IV. Comparison with Other Analysis Methods and Experimental Results

Having described and justified the formulation of the HOFW method, it is necessary to ensure that it is capable of prediction of the performance of real world propeller–wing systems. The objective of this section is to provide evidence of this through comparison with the results of other analytical methods and experiments. Because the method has been previously examined for fixed-wing analysis, the focus of this section is propellers/proprotors and propeller–wing systems.

A. Propeller/Proprotor Performance

To ensure that the method is able to accurately predict the performance of propulsion systems, experimental data for one propeller and one proprotor were compared with the performance estimates found using the HOFW method. The propeller considered is a 10-ft-diam propeller tested by NACA and designated P5868-9 [51]. The HOFW-predicted power coefficients CP, thrust coefficients CT, and propulsive efficiencies η as a function of advance ratio for three blade pitch angle settings are compared with the experimental results in Figs. 68, respectively.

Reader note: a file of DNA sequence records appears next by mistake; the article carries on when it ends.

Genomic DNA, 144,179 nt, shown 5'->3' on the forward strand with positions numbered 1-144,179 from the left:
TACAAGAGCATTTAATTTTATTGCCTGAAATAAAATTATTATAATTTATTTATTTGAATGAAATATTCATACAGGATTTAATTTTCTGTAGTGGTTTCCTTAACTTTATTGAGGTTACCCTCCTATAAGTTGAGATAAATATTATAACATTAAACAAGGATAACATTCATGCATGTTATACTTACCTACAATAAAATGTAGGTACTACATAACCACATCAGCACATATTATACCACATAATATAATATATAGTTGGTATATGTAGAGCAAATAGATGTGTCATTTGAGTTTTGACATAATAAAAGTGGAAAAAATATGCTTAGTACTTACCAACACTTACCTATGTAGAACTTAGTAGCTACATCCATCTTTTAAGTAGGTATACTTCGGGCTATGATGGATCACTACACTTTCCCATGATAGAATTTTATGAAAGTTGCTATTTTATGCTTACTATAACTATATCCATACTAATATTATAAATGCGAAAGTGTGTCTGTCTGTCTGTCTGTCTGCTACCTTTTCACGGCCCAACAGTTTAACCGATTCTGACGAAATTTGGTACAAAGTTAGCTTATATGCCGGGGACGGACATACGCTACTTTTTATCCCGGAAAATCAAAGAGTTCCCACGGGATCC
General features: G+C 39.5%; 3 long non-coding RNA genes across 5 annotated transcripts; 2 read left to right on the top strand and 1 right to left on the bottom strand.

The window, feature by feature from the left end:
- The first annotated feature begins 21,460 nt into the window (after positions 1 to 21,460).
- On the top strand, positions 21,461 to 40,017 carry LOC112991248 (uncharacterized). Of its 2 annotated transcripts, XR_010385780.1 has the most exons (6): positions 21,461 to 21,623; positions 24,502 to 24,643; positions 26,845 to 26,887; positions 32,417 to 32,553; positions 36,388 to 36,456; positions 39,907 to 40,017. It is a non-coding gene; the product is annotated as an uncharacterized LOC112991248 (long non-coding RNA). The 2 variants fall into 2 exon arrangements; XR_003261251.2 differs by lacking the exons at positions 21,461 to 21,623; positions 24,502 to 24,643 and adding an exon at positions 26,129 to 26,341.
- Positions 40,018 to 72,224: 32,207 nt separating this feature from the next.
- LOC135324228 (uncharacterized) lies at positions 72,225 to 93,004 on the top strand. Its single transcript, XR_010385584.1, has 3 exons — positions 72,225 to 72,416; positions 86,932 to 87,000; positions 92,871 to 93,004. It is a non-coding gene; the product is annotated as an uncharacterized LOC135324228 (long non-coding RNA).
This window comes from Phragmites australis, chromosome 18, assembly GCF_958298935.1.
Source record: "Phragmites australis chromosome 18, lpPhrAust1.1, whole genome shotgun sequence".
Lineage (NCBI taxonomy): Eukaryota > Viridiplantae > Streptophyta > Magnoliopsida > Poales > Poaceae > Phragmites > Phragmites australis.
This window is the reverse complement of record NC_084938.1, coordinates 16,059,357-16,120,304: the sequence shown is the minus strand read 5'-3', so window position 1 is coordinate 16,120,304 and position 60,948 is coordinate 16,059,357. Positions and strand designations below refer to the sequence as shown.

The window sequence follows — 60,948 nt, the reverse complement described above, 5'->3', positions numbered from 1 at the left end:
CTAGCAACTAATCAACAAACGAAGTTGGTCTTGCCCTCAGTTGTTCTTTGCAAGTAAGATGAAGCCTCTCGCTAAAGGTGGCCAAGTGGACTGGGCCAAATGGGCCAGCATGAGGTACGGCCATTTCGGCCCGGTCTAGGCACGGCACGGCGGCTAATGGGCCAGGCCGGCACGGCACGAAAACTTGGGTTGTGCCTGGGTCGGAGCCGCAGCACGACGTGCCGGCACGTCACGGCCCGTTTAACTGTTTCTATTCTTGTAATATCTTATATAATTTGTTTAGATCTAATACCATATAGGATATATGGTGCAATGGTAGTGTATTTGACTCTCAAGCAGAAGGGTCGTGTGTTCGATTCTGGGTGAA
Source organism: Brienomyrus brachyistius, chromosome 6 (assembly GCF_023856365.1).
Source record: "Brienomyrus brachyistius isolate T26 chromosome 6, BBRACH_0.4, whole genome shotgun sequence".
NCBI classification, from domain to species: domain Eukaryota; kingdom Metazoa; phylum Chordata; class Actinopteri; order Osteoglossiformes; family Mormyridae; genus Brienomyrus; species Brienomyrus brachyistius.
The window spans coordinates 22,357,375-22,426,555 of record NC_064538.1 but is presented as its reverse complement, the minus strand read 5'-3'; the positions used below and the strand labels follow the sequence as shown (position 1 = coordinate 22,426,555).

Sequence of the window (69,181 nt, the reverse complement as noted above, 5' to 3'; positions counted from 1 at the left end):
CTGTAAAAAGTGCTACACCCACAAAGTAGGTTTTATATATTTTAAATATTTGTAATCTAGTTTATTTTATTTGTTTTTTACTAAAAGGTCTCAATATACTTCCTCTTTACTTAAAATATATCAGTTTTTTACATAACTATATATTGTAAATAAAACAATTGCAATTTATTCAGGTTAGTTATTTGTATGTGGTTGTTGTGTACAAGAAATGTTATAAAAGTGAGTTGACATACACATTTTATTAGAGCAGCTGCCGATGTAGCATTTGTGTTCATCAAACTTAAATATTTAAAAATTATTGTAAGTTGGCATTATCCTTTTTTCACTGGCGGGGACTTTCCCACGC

Fig. 6
Fig. 6

Comparison of the power coefficients of the P5868-9 propeller as a function of advance ratio as predicted using the HOFW method and experimentally derived [51].

Fig. 7
Fig. 7

Comparison of the thrust coefficients of the P5868-9 propeller as a function of advance ratio as predicted using the HOFW method and experimentally derived [51].

Fig. 8
Fig. 8

Comparison of the propulsive efficiency of the P5868-9 propeller as a function of advance ratio as predicted using the HOFW method and experimentally derived [51].